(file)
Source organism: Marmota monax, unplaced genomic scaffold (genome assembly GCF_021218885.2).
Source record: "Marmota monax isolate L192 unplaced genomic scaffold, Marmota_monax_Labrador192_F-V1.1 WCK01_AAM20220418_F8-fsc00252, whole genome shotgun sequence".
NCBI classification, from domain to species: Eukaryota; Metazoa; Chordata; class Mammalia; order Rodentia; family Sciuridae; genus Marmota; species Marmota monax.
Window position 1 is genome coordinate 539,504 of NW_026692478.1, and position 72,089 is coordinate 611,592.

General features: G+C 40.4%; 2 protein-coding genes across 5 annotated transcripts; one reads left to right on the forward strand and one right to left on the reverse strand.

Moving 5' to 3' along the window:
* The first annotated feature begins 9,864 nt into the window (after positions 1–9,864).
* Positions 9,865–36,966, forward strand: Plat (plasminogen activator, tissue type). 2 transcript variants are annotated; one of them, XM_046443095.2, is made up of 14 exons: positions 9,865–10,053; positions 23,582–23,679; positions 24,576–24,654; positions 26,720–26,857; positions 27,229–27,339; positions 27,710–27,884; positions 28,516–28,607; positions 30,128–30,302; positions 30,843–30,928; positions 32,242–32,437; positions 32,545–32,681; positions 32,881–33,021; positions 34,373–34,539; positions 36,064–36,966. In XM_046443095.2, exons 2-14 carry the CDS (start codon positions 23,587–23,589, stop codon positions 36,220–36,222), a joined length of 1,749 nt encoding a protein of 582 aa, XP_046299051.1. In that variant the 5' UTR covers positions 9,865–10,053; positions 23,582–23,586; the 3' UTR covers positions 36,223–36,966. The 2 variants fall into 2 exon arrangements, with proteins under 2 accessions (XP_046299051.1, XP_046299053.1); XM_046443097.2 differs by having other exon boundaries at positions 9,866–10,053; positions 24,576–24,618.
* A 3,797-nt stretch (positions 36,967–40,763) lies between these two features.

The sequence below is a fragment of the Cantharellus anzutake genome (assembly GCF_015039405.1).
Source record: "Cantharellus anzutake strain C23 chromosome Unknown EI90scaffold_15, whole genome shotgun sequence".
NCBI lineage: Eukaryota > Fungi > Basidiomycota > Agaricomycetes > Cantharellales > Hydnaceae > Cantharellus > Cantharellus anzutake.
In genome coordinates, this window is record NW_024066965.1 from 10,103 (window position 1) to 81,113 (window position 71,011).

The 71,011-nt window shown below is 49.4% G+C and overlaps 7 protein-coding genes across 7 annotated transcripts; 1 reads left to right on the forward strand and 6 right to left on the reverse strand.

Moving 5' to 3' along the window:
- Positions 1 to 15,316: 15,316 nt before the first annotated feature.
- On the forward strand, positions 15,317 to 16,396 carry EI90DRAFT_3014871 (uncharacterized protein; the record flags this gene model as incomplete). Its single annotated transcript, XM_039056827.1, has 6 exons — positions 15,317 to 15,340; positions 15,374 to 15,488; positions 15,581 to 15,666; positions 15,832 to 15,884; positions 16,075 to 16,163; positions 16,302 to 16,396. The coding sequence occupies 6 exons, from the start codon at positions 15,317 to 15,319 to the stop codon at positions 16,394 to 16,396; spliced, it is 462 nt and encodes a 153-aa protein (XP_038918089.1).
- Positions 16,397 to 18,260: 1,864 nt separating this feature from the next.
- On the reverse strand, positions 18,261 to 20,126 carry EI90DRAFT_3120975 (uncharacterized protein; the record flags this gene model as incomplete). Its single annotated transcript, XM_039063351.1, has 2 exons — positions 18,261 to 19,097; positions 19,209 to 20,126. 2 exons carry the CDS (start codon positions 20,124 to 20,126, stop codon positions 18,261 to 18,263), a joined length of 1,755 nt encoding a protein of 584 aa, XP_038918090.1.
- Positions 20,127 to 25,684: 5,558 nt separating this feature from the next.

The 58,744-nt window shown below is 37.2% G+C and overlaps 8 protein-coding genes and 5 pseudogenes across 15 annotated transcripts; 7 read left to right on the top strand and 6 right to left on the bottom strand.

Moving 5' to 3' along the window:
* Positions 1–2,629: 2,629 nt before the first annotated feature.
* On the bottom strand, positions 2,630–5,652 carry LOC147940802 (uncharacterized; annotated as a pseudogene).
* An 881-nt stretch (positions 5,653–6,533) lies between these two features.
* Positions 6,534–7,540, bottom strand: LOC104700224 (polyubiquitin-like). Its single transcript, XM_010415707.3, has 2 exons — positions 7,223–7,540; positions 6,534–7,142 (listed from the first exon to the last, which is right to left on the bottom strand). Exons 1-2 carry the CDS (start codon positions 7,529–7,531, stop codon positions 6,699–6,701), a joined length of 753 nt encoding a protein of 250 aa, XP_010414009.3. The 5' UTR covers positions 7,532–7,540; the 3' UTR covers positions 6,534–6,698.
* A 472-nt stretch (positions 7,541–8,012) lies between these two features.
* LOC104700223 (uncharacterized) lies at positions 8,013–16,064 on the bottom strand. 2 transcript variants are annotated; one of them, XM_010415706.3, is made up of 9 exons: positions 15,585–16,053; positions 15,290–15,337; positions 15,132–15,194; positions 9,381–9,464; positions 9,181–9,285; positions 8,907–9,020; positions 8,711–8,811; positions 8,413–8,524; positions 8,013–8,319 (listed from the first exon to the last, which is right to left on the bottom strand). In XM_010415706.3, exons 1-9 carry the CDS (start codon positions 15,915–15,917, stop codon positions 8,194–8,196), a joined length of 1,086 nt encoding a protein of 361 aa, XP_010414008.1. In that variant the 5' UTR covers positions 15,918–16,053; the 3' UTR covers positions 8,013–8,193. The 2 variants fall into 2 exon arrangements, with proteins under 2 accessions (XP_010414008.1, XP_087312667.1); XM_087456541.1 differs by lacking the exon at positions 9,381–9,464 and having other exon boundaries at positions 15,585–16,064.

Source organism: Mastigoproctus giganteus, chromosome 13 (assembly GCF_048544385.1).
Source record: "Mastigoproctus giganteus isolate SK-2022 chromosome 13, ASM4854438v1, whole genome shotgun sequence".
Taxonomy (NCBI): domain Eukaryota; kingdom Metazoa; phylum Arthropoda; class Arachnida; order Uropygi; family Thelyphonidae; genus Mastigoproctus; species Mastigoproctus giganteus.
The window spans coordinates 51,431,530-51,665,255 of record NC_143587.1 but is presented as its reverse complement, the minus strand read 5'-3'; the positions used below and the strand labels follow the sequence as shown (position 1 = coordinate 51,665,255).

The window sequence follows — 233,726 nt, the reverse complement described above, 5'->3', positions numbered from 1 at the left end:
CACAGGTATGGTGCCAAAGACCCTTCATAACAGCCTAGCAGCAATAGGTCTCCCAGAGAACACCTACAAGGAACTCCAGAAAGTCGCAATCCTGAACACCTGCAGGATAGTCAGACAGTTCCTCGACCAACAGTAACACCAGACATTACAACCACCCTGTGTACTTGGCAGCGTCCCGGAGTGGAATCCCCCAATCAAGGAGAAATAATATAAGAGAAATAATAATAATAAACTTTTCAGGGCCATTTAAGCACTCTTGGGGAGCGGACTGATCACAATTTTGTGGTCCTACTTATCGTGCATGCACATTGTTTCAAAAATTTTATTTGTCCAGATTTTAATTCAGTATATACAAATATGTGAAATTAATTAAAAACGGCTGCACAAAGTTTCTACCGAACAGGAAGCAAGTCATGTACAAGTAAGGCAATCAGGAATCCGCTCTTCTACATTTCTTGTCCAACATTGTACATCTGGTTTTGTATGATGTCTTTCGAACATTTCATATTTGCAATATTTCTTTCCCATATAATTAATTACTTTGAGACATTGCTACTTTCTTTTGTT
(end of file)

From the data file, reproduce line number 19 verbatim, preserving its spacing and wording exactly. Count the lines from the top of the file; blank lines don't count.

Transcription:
- On the reverse strand, positions 18,261 to 20,126 carry EI90DRAFT_3120975 (uncharacterized protein; the record flags this gene model as incomplete). Its single annotated transcript, XM_039063351.1, has 2 exons — positions 18,261 to 19,097; positions 19,209 to 20,126. 2 exons carry the CDS (start codon positions 20,124 to 20,126, stop codon positions 18,261 to 18,263), a joined length of 1,755 nt encoding a protein of 584 aa, XP_038918090.1.